She came to see me as sick because I did not lavish her with praise, and because I responded to her unreasonable behaviour around Network Marketing with criticism. In 2002 she began to insist that I had a problem and that I needed counselling. In April 2003 she told me that my skepticism about her interests and beliefs was intolerable for her. I had been having the sense that she had been weighing and judging me, and her decision to leave was not unexpected. She said that she felt that my attitude amounted to emotional abuse and suggested that I was a narcissist. Jan has said that she believes that I loved her but she described my love as possessive and sick.
I said that I had been depressed and I asked for time to work it out. She agreed to give me time to see if I could change. We started a year of trying to work it out on the assumption that I had a fundamental psychological problem. That assumption has become increasingly troublesome. I think that it would be fair to say that had become withdrawn and mildly depressed. I had been hiding out in my own home, taking care of basic needs, reading, and drinking a few beer and few glasses of wine every day. I wasn’t drinking during the working day or binging – I was just drinking something every day. But I don’t know if that explains it either. My life was stuck, I was unhappy and those drinks had become a part of an unhappy routine. In the early stages of our attempted reconciliation I tried to convince myself that I fit into the patterns of addiction as explained by addiction counsellors – that I was drinking in response to childhood trauma. I went through a painful examination of my childhood and briefly identified myself as a survivor of childhood abuse. Later I tried to frame the issue in terms of relieving stress and depression.
I knew that I had some problems and I wanted to make some changes and I worked on them. I had not been looking after myself properly. I had gained weight. I was tired and depressed. I began to exercise regularly and vigorously and lost weight. I cut back on my consumption of alcohol. I went into therapy. I think I hoped to convince myself and Jan that drinking was the issue in the marriage and that if I could take care of that, we could be happy again. Jan responded to these changes, but it didn’t seem to be what she was looking for. The things that moved her and drew her interest were praise for her and affirmation of her beliefs.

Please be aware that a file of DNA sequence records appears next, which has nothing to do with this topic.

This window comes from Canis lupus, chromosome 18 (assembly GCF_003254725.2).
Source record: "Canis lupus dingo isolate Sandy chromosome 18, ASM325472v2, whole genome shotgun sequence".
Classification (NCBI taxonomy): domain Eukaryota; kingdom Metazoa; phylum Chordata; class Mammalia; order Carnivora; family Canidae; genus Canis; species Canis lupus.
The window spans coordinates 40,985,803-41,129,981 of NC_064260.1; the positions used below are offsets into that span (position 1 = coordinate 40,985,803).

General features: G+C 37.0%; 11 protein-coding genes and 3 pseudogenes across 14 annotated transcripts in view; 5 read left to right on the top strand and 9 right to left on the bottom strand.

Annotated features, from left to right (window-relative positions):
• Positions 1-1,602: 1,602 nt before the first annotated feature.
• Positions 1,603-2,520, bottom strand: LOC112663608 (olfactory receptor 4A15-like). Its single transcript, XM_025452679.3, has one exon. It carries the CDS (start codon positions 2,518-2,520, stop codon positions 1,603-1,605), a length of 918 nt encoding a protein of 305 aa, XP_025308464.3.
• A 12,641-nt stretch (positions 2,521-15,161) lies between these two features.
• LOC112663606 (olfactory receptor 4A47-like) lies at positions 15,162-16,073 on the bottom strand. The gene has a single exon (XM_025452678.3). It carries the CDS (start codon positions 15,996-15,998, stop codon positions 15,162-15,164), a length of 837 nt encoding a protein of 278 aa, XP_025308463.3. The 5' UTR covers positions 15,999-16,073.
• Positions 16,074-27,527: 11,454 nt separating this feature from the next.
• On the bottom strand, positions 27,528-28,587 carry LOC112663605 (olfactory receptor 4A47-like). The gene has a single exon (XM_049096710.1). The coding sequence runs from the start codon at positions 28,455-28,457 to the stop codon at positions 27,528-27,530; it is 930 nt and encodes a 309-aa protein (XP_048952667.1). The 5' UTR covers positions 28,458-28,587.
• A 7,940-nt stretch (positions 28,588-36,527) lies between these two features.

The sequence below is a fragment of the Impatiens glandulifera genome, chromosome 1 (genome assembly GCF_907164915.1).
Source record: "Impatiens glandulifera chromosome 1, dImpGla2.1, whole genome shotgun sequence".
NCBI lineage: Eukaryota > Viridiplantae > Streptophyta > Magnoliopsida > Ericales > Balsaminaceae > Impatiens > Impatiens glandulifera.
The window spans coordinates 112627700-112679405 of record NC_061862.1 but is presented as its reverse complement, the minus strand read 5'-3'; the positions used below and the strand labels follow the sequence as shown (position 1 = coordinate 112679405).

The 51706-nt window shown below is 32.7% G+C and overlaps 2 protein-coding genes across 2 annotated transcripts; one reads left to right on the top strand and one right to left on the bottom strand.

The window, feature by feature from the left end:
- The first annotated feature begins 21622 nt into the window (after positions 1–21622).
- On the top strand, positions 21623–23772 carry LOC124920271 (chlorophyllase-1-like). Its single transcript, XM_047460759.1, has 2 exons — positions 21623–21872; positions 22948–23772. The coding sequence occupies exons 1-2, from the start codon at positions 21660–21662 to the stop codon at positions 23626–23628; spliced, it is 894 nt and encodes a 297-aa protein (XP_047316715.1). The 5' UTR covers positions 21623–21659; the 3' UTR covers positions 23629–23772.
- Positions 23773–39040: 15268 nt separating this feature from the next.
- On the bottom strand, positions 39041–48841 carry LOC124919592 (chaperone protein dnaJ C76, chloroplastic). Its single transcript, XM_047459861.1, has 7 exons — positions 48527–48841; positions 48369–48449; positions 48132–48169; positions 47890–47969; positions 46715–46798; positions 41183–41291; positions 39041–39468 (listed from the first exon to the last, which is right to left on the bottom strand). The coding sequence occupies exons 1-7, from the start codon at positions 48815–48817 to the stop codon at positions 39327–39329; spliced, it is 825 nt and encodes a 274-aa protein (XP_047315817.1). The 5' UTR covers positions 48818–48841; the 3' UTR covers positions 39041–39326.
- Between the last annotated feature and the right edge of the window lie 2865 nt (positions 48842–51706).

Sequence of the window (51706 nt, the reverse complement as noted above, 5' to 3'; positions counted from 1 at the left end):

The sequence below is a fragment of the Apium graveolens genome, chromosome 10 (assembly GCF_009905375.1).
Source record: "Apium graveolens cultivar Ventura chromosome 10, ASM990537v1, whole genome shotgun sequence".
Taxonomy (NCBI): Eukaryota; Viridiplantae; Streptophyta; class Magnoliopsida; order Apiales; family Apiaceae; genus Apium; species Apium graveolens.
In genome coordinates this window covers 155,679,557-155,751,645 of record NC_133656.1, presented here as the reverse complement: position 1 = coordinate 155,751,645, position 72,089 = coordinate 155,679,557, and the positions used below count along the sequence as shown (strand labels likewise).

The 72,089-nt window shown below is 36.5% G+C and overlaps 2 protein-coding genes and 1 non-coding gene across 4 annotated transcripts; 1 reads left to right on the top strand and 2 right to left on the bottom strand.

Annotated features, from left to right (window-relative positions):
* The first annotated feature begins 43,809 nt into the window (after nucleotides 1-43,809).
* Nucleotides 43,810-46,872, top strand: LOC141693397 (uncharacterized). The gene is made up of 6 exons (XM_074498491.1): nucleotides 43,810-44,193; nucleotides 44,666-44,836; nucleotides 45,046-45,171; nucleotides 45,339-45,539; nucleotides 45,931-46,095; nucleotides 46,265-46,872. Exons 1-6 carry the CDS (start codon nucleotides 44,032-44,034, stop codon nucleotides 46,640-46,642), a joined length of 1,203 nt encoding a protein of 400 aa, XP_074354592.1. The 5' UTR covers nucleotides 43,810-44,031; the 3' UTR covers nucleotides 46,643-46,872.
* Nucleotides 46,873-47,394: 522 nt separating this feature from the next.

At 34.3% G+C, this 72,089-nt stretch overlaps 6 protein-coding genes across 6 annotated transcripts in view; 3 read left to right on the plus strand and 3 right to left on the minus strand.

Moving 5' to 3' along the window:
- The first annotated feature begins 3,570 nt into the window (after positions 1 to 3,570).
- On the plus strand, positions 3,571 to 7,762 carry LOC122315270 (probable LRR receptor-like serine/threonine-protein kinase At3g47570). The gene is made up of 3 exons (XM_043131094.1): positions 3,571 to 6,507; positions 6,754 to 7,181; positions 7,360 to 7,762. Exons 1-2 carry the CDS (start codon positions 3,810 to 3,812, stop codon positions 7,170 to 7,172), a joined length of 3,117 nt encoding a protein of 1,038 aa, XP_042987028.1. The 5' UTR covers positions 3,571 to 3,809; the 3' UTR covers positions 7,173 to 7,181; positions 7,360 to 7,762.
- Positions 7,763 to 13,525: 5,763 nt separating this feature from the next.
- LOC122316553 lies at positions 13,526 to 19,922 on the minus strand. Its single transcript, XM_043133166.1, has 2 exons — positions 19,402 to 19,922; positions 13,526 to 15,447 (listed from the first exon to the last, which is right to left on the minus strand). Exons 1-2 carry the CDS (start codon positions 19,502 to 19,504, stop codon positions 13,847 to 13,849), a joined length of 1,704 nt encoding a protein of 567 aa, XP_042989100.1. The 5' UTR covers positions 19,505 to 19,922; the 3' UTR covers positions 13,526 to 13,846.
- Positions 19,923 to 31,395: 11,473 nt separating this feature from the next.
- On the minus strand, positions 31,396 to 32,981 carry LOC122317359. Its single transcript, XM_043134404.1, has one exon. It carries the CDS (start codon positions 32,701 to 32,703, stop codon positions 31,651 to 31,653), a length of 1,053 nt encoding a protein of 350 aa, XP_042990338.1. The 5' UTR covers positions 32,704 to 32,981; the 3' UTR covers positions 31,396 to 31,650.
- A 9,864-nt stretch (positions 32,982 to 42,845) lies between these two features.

At the time, and for parts of the next year Jan disclosed some of her feelings to me. She felt alone in the house. She felt that the only person in the house who loved her was the dog. She had been visualizing a house, built on ecologically sound principles where she might live. She would be able to exercise, and practice New Age healing, and sing. She would be able to take care of n. She said that she had been afraid to talk to me before because I was too sensitive to criticism and reacted with anger and silence when she said something. I think that was a neat way to blame me for all the secrets she kept.
In June, July, and August 2003, our attention shifted to n. who started to run wild, then ran away at that time. We both began to learn more about drug addiction. My wife believed that I had caused my son’s problems by being addicted to alcohol myself, and because I did not have a positive relationship with n. She thought that I had taught both children to disrespect her, and blamed me for her inability to enforce rules and to require good behaviour.
She agreed to see a marriage and family therapist around the issue of n’s addiction and rebellion. In February 2004 when our conflicts over her involvement with Network marketing and New Age therapy were mentioned in therapy, she refused to discuss the issues. She said those things were important to her and I was the one with the problem. Later, I began to realize that my efforts to blame my mother, my family, and myself for my wife’s anxiety and misery had been absurd.